A fighter named William
William Smith, born at just 29 weeks and weighing only 3.5 pounds, same into the world ready to fight for his life. He is the fifth story, received during Miracle Weekend, when we asked the online community to send in stories of their experiences they have had with Children’s Hospital, that we are sharing on our blog.
Meet William, in his mom’s own words.
Share William’s story, from the beginning, and tell us about how he’s doing now.
It was an uneventful pregnancy until the 20 week ultrasound where we saw that there was an anomaly on the William’s thigh. We were referred to the Maternal Fetal Clinic at BC Women’s Hospital. The anomaly grew, causing higher than normal cardiac output that taxed William’s heart. The heart grew to accommodate the output needed.
Our baby was in dire need of help and no one had seen anything like this before. The decision was made to give birth to him early via emergency caesarian section. It was a scary start and it got even scarier as the days went on. Ignorance was bliss in the beginning, but as we learnt more of the severity and complexity of William’s case, we realized that something needed to be done for him. Interventional radiology was the last thing that Dr. Heran wanted to do, but it was the only option. The rapidly involuting congenital haemangioma, a rare vascular tumor, often described as a birthmark once it has shrunk, or involuted, needed to be dealt with or William’s heart would fail.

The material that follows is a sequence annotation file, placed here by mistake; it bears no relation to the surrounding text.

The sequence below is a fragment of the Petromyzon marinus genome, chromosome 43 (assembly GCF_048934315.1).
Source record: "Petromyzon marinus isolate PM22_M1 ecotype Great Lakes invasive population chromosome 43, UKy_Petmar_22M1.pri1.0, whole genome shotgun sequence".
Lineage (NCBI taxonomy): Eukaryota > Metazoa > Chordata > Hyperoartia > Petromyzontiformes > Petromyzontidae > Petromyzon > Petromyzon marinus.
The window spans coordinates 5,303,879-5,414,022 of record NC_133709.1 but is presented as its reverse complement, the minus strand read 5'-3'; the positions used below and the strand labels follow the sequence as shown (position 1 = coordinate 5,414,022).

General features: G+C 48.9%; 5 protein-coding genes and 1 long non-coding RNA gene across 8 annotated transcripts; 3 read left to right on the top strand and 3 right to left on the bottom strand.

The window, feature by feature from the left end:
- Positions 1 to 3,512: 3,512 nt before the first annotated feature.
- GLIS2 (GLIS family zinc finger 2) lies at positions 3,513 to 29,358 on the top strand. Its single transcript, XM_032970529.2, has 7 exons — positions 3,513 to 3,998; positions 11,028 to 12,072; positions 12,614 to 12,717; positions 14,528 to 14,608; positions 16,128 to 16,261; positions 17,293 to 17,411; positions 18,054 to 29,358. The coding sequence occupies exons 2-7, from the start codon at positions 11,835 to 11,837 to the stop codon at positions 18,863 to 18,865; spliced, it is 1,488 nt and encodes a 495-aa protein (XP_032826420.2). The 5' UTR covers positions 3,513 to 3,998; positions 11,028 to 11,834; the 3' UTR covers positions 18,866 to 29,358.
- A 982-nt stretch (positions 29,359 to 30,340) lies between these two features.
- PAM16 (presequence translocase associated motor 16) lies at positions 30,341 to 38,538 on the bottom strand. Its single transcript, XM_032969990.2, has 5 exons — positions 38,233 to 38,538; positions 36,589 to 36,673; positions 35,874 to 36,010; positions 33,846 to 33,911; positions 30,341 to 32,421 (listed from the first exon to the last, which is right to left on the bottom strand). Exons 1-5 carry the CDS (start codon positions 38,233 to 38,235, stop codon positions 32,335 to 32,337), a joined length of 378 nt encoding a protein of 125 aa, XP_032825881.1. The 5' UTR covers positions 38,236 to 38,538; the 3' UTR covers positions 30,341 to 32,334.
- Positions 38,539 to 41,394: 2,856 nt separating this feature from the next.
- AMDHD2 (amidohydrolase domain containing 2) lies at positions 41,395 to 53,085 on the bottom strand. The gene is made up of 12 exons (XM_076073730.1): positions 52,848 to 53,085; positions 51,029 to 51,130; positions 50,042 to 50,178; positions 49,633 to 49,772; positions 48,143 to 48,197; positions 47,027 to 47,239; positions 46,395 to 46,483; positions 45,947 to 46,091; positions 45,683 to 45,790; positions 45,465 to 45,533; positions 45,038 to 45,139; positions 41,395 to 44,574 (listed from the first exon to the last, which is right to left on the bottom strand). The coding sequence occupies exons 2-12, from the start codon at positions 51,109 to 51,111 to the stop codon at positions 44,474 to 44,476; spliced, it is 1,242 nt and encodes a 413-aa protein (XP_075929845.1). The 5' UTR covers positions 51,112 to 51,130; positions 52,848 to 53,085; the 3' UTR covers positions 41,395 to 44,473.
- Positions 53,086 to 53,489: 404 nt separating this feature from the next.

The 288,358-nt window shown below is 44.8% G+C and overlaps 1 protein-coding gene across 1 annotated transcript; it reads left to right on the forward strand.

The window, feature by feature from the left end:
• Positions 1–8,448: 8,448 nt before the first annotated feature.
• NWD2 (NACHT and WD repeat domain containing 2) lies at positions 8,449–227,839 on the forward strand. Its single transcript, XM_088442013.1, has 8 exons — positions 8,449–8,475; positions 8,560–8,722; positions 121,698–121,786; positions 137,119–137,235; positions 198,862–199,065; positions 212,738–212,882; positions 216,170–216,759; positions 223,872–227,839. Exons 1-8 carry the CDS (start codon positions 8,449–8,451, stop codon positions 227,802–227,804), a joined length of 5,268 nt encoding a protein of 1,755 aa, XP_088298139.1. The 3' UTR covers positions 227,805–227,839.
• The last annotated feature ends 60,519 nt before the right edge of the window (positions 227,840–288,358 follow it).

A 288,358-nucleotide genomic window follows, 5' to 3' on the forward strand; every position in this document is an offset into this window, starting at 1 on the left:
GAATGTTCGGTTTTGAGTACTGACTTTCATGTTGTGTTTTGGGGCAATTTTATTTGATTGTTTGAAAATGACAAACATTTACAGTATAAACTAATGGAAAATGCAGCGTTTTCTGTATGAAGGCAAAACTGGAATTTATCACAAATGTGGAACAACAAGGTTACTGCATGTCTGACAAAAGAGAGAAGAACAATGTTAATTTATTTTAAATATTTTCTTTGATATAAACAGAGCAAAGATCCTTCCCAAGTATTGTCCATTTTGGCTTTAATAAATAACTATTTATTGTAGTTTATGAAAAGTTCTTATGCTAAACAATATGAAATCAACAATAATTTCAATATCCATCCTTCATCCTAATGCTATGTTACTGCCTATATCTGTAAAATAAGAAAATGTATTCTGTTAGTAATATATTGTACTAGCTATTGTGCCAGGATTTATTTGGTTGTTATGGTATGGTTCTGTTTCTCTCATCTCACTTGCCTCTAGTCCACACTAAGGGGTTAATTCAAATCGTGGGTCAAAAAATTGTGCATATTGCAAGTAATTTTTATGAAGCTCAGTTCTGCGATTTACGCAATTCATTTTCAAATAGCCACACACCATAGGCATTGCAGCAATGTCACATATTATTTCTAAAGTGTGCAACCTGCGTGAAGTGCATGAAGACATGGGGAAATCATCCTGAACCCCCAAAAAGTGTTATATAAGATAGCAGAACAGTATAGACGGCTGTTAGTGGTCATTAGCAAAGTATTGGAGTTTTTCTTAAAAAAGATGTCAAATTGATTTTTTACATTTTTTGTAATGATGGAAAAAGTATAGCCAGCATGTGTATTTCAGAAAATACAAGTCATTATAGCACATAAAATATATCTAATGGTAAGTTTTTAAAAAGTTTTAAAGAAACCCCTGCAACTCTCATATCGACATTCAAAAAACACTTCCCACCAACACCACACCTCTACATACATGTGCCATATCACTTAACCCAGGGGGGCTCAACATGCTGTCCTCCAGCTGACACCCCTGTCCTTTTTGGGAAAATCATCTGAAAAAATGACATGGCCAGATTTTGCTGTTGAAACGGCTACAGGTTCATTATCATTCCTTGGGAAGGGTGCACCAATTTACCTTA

What was it like watching your son go into surgery?
The kindness that we were treated with was outstanding. All the teams stopped in to introduce themselves before the surgery. Everything was lined up so we received the help we needed. The biggest challenge was staying positive and believing in things we knew nothing about. Especially when the odds were stacked against our little angel.
How is William doing today?
Bringing William home, we were weary but joyful. All of the help and coaching we received set us up for a successful transition.
Now, we have to only check in with BC Children’s Hospital every six months and my dream is for William to one day thrive emotionally, physically, and spiritually. He is a little angel with a big personality. He is bright, alert, and a good communicator.
What would you like to say to your child’s team at the hospital?
My child was saved by the modern technical advances in many fields of medicine. We were not given good odds when William was born, it was the amazing talent and resources available to our team that gave him a fighting chance. They are the absolute top of their profession. I want to thank Caitlyn for being William’s first friend. Dr. Albersheim, you took us under your wing early on and made things happen for us. Allison kept us in the present moment. The kind cleaners and front desk staff all had compassion. Everyone took the time to fully explain procedures and helped us make tough decisions. Bravo Neonatal Intensive Care Unit.
Read other incredible patient stories from our Miracle Weekend series: